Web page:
Frugality is not for everyone. You just can’t convince everyone that the effort to clip coupons, skip the coffee shop latte over making your own coffee or buying store brands is worth the few dollars you save week to week. There are a number of ways that money can be saved that are often overlooked though, and if you happen to be overlooking the items from this list – you could be paying much more than a few bucks a week unnecessarily.
I read an article a while back in Whatiscainz that I clipped, and which quickly disappeared under a pile of crap on my desk. Well, it just showed up today, and I read it again.
People spend more money on subscriptions than they even realize, at times. Subscriptions can include anything that you pay monthly (or regularly, anyway) for – like magazines, newspapers, websites, cable television, music services, gyms. Subscriptions are great tools for business owners because it gives them a way to predict their incoming funds – but for the consumer, not so good! You’re paying whether you remember you have the subscription or not – even if you forget to use it! In some cases, a subscription saves you money over paying per use – for example, if you’re someone who visits the gym three to five days per week religiously – you would never benefit from paying $5 or $10 per visit. On the other hand, if you go to the gym an average of just three times a month, you MAY be better off paying per visit (or skipping the gym altogether for free forms of exercise).
Spend some time analyzing the things you pay for through subscription or regular monthly fees. Are you paying for Netflix or Blockbuster movies by mail? Figure out how many movies you actually watch and what they cost you per movie. For most people, hitting the movie store on the way home to rent a DVD once a week might be less expensive than paying per month.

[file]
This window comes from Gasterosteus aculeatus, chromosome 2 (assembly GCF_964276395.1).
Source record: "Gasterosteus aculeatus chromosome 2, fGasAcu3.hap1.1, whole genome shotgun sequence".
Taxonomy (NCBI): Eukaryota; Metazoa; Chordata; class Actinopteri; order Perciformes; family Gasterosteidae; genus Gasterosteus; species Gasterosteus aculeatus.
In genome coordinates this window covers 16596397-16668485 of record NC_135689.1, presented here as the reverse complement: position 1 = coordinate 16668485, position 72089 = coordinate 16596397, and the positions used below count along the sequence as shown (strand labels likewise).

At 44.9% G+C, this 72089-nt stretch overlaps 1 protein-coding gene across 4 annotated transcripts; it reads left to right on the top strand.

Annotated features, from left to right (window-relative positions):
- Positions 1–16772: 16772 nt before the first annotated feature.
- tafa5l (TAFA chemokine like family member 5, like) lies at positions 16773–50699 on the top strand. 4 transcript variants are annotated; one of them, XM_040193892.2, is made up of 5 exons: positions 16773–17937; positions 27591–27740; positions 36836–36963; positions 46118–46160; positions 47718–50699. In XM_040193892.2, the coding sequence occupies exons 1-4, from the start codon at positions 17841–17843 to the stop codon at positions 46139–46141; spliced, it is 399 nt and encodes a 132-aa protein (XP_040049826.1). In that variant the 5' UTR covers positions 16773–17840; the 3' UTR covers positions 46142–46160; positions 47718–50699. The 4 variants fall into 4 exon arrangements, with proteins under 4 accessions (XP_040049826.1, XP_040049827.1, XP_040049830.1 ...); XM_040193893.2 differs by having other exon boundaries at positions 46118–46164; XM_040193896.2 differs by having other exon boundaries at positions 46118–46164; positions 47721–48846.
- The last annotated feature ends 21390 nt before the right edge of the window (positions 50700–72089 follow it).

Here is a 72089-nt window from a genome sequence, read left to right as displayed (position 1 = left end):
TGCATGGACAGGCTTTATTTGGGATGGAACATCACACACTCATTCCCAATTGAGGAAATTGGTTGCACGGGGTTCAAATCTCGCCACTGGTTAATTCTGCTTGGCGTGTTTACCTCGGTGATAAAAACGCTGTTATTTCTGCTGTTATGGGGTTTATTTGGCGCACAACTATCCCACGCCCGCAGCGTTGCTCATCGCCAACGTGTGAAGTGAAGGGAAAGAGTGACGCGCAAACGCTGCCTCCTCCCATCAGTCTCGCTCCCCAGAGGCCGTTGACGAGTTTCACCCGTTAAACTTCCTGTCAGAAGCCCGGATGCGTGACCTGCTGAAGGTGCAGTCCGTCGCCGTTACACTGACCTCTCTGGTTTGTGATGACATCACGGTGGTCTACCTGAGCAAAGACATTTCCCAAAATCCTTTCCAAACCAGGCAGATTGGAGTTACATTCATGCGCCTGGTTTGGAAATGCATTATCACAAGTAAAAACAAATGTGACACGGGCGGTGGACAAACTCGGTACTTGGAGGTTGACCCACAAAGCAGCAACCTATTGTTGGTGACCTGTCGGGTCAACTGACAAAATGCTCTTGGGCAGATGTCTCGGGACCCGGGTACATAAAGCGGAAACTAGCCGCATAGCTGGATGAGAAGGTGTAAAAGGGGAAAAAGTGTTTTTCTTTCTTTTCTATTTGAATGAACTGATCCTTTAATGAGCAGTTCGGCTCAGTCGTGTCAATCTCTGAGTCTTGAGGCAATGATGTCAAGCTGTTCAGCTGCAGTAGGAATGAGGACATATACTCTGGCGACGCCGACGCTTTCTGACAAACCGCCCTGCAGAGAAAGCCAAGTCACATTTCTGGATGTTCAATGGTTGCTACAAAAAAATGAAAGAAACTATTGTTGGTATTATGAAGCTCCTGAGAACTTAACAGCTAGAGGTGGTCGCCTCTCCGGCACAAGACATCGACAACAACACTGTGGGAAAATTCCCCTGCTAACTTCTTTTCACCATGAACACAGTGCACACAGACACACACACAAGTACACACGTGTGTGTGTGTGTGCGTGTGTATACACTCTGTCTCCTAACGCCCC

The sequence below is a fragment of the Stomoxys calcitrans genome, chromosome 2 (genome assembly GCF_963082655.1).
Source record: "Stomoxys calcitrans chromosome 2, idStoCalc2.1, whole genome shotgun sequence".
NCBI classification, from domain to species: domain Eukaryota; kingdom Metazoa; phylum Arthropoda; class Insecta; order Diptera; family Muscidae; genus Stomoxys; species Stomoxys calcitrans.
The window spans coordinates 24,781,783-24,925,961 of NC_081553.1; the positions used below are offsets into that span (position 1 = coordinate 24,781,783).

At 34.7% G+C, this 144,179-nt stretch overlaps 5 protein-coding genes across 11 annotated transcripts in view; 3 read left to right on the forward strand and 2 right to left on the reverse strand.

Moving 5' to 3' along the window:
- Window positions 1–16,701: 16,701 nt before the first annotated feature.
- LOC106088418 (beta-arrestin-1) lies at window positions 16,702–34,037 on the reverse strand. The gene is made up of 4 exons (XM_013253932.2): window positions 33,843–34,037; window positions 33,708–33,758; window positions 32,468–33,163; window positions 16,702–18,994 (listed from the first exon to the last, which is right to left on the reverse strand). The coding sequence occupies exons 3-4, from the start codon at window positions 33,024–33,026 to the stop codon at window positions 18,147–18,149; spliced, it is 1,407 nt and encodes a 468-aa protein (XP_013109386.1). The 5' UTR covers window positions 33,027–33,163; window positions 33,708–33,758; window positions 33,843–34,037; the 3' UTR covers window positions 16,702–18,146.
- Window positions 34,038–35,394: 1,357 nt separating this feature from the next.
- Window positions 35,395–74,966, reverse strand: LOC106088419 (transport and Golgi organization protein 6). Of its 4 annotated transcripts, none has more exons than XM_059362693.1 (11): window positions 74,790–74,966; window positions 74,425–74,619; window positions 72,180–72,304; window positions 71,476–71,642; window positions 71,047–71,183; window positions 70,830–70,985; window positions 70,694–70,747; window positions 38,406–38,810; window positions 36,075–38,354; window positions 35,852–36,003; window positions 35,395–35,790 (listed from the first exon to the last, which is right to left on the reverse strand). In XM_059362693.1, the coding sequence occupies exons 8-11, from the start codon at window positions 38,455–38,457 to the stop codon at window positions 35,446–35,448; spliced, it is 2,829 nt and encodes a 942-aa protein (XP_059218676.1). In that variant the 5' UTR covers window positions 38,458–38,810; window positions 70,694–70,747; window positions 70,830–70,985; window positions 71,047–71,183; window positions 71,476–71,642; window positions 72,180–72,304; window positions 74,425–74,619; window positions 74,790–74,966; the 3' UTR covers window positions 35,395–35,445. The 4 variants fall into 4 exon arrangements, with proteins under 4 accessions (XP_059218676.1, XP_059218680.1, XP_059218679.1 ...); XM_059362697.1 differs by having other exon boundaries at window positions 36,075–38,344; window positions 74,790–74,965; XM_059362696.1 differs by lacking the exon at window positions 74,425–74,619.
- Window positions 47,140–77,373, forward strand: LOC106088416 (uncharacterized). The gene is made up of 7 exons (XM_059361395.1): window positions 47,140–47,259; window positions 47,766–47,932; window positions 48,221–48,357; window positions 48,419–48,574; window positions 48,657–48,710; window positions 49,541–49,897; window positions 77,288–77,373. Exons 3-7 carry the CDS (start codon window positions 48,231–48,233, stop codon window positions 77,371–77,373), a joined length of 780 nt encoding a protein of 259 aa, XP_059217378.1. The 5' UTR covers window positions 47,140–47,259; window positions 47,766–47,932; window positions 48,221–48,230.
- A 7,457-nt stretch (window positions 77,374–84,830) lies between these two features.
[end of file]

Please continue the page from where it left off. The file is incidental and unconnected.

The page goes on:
Cancel any subscriptions you don’t need or don’t make use of. Replace it with a pay-as-you-go version that works better and saves you money. If you’ve got a subscription to Rhapsody or other music service for example, but regularly only listen to one or two songs – just pay $.99 per song on iTunes rather than a monthly subscription. What about cable tv? If you’re not an avid watcher of 321 channels that you pay $102 a month for, maybe you’d be better off buying the episodes of the shows you DO want to watch at $1.99 per episode each month? Figure it out on paper and see for yourself.
The amount you save on subscriptions each month can work more to your advantage in an interest bearing savings or checking account than it can paying for subscriptions on services you barely use.